Behind each carefully placed piece is a story, from the African chair Adam Voorhees found and had fixed with a butterfly joint, to the circular backgammon table marked with the owner’s favourite spots around the world and crafted by London-based artist Alexandra Llewellyn, or Nad, the stuffed goat who presides over the sky lounge. “Every experience on board is informed through pure expressions of natural materials,” says the designer. “From brushed rift European oak, open-grain black walnut and fumed eucalyptus, to richly patinated bronze and highly textural stones of serpeggiante and portoro.”
Yet, unlike many other intricately designed yachts that enter the charter market, Broadwater’s interior is not as delicate as this description may convey. Each piece is considered for durability, with robust indoor/outdoor textiles used throughout. Also vital for successful charter, the galley area retains its original footprint but was upgraded with all new surfaces and appliances. Chief steward Rebecca Kearl redesigned the pantry area, removing the dumb waiter servicing the main and bridge decks and overseeing the creation of dedicated glassware, china and tablescape decor storage that maximises every bit of space throughout the dining area and upper saloon one deck above.
Likewise, the lower deck crew quarters were given a full makeover and the owner made a substantial investment to bring them up to modern day standards with a new crew mess, laundry machines and galley equipment – everything required for superlative service. Bringing the 25-year-old yacht up to class meant significant updates to the navigation system. The bridge retains its original footprint but was upgraded with a state-of-the-art rhodium bridge package by RH Marine. Now 100 per cent electronic, it future-proofs the boat for any upgrades or new regulations.
Aft of the bridge, the captain’s cabin serves as a sixth cabin for guests (the captain would sleep in the crew quarters in this scenario) while to port the area where the rescue tender used to be stowed is now an al fresco spa/gym with curtains that extend from the gantries for privacy. The new SOLAS rescue tender now resides on the bow with the Jet Skis, while a second tender is towed. The only interior space that was completely gutted and rebuilt was the main deck master suite, which now boasts modern functionality with double en suites and a glass shower, as well as plentiful wardrobes and storage.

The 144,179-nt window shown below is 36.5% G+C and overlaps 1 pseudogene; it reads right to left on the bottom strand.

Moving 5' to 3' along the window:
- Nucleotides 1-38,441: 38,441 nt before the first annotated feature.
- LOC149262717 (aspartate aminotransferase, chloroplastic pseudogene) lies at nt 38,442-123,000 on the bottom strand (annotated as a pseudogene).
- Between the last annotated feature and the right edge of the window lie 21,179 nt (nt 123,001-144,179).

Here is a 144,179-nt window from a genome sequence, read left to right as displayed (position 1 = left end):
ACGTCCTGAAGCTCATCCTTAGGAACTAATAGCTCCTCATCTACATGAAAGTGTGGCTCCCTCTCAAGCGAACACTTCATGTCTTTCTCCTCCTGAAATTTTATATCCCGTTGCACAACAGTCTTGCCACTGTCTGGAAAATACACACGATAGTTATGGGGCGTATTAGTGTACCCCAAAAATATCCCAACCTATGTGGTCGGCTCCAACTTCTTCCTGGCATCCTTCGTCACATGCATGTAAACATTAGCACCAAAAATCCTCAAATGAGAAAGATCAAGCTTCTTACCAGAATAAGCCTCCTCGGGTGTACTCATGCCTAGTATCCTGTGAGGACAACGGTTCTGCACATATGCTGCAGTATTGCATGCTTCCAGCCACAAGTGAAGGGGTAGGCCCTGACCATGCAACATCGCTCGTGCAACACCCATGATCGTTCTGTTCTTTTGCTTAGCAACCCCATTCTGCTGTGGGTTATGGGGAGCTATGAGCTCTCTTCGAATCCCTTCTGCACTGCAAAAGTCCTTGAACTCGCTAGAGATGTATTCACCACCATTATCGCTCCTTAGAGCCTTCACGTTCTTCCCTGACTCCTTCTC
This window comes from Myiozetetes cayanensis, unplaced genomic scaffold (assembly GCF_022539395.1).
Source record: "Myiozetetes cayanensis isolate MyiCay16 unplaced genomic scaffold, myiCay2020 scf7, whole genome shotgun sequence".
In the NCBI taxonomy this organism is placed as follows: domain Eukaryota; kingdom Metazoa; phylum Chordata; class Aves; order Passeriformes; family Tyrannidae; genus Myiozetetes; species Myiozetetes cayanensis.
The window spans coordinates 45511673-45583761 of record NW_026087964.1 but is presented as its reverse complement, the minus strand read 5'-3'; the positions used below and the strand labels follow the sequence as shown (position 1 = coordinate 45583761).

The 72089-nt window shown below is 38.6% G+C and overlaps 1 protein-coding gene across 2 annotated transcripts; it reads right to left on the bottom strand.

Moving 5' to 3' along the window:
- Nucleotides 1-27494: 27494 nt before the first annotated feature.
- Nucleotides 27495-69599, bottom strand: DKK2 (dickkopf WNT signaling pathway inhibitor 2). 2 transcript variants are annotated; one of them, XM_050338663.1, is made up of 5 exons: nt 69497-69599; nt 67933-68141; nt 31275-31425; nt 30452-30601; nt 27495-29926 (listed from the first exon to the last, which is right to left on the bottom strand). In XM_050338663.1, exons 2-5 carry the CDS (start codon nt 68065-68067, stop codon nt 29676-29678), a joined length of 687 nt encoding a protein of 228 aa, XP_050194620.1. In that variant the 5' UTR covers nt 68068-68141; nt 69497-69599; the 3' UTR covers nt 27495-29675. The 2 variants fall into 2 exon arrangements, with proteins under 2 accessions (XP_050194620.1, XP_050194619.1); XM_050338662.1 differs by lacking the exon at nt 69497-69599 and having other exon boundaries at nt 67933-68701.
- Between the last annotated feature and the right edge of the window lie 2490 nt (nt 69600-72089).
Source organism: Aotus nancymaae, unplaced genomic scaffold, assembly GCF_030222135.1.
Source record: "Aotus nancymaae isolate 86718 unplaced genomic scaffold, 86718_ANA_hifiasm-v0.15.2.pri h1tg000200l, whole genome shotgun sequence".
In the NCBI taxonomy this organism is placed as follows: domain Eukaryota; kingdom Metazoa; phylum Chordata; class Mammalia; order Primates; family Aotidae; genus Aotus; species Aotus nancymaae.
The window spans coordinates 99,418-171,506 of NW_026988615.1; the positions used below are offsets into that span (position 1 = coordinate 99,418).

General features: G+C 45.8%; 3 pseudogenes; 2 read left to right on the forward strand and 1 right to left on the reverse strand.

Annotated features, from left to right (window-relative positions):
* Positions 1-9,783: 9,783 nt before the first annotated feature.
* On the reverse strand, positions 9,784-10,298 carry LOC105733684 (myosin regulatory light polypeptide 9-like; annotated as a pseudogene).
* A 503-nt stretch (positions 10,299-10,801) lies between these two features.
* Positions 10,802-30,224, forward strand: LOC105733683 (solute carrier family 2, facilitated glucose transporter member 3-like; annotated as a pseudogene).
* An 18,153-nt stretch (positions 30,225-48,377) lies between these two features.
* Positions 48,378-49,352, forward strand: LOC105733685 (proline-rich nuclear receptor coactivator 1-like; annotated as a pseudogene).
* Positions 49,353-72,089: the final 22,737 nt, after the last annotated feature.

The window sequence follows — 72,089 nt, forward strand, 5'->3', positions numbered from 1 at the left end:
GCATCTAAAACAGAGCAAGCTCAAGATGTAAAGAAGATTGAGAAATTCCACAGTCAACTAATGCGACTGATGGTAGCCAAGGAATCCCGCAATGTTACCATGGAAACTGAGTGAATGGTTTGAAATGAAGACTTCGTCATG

The original starboard-side stairway leading to the guest quarters on the lower deck was retained, as was the foyer and the majority of the original John Munford styling and joinery. “It’s beautiful and it works,” says the owner. Everything in the four cabins was simply refreshed and restained, with new mirrors and replated hardware in the guest en suites as necessary. The only new additions were wool felt wall panels in each cabin, created by a Finnish artist, that serve to tie in the whimsical and artistic nature of the rest of the vessel.
Al fresco areas higher up the boat haven’t been forgotten, and the original bridge deck aft was updated with new teak decking and furniture. Pillars of alcohol gel flames atop base mounts create quite the scene at night. Here the owner also incorporated a winter garden inspired by the Feadship Sea Owl.
As with any refit, not everything went entirely as planned – in this case the challenge of bringing a 25-year-old yacht up to class, coupled with the onset of the Covid-19 pandemic caused understandable delays. “Broadwater quickly became all-consuming,” says Peter Wilson of the 14-month conversion. “I knew from the start it was going to be challenging in the original timeframe, but delays due to the Covid-19 crisis meant we had to push back the original schedule. Thankfully we had an engaged and experienced owner and a very focused designer.”
“In spite of, and because of, these challenges, the Broadwater refit is an important milestone for Huisfit and is the result of the work of an exceptional owner, designer, crew and project management team,” says Huisfit CEO Jan Timmerman. “Thanks to her visionary owner, Broadwater will be future-proof for many years to come.”
The owner joined Broadwater in Fort Lauderdale for an extended Thanksgiving cruise in November 2020. Despite the delays, he says, the result was worth the time and challenge. “There is a movement afoot of these lovely classics that people appreciate,” he says. “People understand the quality and pedigree. This classic, lovely boat deserves another several productive and stylish generations on the water – and that’s what we are giving her.”